A teachers' union has claimed there could be a shortage of head teachers in Wales because of the ageing workforce and recruitment difficulties.
The assembly government says Wales has enough head teachers
Figures show two-thirds of heads could retire in the next decade.
The National Association of Head Teachers also warned extra workloads and long hours put new recruits off.
The General Teaching Council said it was training a new generation, and the assembly government said Wales was well served in the pool of future heads.
Figures from the General Teaching Council of Wales (GTCW), the body which regulates teachers in Wales, show that just over 66% of heads wereaged 50 or over.
GTCW chief executive Gary Brace said most head teachers would naturally fall into the older age bracket because of the experience and expertise needed for the role.
But the National Association of Head Teachers (NAHT) said the statistics revealed "potentially a very serious problem" for schools.
It also claimed that schools were finding it increasingly difficult to recruit heads willing to take on an increasingly demanding role.
"Many of our members are running two schools at the moment," said Iwan Guy from NAHT Cymru.
"The pressure they are under is immense.
"Head teachers get blamed for everything - poor inspections, bad behaviour. No wonder there are record numbers of head teachers away with stress.
"I know colleagues who would say, 'if I could quit I would'."
John Bibby, headteacher at Goetre Junior School in Merthyr Tydfil, said the job did have "a big workload" but that he found the position rewarding.
"I enjoy my job but I also think there is a general ignorance as to what teaching in general entails and what headship entails - it is an extremely demanding role," he said.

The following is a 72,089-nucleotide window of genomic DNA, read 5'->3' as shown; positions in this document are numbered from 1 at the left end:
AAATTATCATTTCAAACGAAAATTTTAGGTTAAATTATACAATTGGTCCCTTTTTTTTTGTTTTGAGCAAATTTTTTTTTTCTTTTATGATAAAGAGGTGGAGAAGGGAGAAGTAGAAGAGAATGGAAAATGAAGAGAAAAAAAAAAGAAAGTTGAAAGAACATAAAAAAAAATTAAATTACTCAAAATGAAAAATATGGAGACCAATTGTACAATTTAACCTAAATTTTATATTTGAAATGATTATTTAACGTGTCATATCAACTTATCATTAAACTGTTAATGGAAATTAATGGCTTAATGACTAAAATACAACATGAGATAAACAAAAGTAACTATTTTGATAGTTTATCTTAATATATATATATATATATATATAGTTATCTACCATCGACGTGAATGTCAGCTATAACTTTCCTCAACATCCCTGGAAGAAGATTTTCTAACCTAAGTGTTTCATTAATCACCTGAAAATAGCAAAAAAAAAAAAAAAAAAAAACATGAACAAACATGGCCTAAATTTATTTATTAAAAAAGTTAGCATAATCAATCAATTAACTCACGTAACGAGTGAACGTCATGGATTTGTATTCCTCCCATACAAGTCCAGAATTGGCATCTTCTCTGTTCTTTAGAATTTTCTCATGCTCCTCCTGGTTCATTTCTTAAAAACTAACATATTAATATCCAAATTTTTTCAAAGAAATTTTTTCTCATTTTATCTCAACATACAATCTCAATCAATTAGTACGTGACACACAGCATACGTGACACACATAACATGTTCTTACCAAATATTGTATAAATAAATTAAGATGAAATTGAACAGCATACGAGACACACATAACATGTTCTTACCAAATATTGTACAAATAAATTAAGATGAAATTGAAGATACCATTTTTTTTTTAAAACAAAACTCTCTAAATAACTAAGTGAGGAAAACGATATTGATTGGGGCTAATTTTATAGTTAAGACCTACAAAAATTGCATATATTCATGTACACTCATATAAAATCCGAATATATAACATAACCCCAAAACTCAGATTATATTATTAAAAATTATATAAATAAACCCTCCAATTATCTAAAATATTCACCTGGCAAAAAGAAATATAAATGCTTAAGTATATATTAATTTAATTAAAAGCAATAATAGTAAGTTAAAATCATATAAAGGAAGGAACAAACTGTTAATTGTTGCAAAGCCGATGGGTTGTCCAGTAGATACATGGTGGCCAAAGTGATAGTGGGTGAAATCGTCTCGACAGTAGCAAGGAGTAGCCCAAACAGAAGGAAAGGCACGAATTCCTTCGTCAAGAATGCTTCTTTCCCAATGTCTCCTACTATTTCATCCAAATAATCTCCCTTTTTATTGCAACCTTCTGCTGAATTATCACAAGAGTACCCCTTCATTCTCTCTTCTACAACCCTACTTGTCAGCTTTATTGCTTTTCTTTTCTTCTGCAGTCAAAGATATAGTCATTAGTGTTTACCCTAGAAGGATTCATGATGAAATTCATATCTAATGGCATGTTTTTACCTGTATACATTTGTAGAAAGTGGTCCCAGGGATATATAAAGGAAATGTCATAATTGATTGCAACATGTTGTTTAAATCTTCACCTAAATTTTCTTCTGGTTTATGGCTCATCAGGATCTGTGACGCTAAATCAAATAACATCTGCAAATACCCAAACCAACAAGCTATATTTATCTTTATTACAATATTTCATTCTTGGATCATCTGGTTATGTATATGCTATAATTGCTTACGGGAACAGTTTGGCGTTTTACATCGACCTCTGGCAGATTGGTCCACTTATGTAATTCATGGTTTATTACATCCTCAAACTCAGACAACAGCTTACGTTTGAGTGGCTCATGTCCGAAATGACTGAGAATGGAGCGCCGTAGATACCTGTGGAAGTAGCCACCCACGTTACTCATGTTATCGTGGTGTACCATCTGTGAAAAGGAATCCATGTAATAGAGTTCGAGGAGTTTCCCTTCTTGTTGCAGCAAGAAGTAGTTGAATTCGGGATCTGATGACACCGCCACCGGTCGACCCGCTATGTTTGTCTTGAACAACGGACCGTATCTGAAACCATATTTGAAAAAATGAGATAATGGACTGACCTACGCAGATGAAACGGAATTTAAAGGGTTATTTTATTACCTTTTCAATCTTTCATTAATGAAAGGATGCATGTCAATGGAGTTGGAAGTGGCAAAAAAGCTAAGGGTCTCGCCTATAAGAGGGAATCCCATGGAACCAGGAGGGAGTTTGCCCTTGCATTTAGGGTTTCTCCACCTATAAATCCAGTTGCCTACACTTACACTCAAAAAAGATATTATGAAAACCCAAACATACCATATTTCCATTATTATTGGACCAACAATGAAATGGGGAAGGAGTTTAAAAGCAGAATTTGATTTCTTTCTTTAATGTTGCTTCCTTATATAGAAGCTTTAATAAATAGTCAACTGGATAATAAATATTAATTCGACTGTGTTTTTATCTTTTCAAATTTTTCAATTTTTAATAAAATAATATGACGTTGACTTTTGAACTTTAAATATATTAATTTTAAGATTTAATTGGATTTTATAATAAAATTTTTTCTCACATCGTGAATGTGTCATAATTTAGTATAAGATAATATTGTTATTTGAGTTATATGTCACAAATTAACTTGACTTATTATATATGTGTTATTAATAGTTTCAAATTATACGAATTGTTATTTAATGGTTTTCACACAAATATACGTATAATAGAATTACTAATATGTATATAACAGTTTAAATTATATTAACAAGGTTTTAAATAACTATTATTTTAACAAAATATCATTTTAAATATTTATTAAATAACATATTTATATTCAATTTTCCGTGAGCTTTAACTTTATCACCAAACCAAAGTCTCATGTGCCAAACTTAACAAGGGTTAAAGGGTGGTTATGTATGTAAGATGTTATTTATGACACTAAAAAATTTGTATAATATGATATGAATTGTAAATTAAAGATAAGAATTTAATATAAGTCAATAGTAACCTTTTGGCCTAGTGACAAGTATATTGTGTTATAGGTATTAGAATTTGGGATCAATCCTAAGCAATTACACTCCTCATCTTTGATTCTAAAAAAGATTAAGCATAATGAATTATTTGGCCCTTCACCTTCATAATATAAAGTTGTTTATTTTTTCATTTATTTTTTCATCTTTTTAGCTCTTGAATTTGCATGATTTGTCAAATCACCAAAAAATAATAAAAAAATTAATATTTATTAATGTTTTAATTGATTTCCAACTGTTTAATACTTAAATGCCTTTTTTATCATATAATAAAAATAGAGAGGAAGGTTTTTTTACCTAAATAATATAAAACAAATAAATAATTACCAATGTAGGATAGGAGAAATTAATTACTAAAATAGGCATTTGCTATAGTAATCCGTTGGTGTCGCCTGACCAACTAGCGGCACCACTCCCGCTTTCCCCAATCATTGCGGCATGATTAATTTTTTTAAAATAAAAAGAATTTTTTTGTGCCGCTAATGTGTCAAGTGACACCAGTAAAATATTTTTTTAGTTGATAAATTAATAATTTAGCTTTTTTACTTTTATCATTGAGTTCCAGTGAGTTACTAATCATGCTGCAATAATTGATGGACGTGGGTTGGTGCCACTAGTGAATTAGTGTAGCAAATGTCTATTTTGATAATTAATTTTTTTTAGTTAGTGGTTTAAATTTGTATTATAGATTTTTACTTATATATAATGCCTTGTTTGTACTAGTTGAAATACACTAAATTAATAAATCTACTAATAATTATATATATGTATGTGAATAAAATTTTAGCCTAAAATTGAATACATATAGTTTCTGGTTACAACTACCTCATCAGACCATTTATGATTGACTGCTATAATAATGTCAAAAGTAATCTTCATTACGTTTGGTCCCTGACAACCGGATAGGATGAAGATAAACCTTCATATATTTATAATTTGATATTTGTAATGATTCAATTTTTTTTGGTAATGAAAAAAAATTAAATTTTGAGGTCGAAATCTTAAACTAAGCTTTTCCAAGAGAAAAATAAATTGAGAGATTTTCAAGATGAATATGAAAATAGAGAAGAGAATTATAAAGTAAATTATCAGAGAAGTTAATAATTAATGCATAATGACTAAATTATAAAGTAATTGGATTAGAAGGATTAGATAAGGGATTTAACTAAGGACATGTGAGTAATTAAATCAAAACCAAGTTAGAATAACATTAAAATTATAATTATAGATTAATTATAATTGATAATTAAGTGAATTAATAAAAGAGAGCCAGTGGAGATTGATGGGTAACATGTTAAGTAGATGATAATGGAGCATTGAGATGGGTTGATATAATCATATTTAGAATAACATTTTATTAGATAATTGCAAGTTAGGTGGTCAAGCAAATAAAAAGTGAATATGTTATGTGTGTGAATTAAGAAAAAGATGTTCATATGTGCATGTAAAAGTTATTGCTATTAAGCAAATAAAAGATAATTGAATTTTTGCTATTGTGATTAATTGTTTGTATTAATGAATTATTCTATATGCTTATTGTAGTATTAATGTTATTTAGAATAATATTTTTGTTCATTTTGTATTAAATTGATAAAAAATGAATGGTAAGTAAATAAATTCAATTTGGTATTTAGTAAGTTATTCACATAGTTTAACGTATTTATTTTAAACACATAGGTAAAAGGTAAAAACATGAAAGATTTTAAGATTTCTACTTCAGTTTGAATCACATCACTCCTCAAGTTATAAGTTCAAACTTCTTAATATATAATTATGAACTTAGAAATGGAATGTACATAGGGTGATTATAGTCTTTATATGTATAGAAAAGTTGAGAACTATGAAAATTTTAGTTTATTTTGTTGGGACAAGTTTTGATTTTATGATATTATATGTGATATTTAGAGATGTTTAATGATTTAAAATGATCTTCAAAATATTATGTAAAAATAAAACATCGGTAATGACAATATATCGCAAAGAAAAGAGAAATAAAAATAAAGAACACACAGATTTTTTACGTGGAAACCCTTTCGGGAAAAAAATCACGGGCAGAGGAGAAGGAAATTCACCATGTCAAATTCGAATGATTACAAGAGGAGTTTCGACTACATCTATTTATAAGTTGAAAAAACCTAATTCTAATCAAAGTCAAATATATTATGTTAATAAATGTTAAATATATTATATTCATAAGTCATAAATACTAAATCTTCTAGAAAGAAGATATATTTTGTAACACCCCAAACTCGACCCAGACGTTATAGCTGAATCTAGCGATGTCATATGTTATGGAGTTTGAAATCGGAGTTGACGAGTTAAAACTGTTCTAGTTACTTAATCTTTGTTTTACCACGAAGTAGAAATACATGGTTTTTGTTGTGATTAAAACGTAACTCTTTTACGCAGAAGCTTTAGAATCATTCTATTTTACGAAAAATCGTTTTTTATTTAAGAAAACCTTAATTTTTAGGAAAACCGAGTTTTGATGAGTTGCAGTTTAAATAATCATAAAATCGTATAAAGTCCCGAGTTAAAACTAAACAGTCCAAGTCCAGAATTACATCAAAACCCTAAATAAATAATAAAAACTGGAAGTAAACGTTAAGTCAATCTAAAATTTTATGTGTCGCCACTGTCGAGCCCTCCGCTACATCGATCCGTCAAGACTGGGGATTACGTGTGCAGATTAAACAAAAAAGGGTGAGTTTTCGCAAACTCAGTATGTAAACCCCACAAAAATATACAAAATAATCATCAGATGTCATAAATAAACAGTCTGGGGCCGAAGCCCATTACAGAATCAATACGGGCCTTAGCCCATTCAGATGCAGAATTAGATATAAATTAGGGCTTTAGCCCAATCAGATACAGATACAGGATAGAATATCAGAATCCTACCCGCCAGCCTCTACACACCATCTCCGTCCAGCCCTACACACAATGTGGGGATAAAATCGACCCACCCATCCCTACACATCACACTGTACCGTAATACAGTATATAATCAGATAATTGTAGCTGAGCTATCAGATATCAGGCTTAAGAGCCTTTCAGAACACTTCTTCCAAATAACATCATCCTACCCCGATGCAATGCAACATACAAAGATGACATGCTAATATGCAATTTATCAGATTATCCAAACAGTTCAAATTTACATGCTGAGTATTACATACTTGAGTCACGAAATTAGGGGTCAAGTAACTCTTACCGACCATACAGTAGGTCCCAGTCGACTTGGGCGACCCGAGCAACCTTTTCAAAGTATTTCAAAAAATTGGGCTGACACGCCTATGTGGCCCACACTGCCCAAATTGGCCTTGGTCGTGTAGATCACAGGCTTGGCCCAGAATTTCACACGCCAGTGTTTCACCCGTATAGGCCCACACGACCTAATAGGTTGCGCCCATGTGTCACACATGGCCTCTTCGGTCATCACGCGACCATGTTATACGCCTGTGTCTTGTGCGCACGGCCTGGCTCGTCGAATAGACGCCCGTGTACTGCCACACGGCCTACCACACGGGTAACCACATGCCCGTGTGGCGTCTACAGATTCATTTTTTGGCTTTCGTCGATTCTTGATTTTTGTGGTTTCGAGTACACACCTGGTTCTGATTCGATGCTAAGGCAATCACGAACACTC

To become a head teacher in the UK, applicants are required to pass the National Professional Qualification for Headship (NPQH) qualification.
But Mr Guy said many of those who had passed the qualification in Wales had no interest in going on to apply for headships.
"It's not the money, it's because of the job itself," he said.
Heledd Hayes from the National Union of Teachers (NUT) Cymru said the effect on schools of not having a full time head could be destabilising for staff.
However, Mr Brace of GTCW said its statistics showed there was an increase in the number of NPQH-qualified teachers rising through the ranks who could take the place of those retiring over the next 10 years.
He said 250 out of the 1000 teachers who had achieved the headship qualification had gained a headship.
A total of 170 were currently going through the NPQH with another 149 accepted on the course in the latest recruitment round, he added.
A recent Estyn survey also found for every head teacher post advertised there were between 6 and 15 applicants.
Mr Brace also highlighted that the number of teachers in their early 40's who hold the NPQH had increased over the last five years from 9% to 12% of the total.
But he said the GTCW would endeavour to make school leadership "a far more attractive proposition and encourage those with the NPQH to go for it".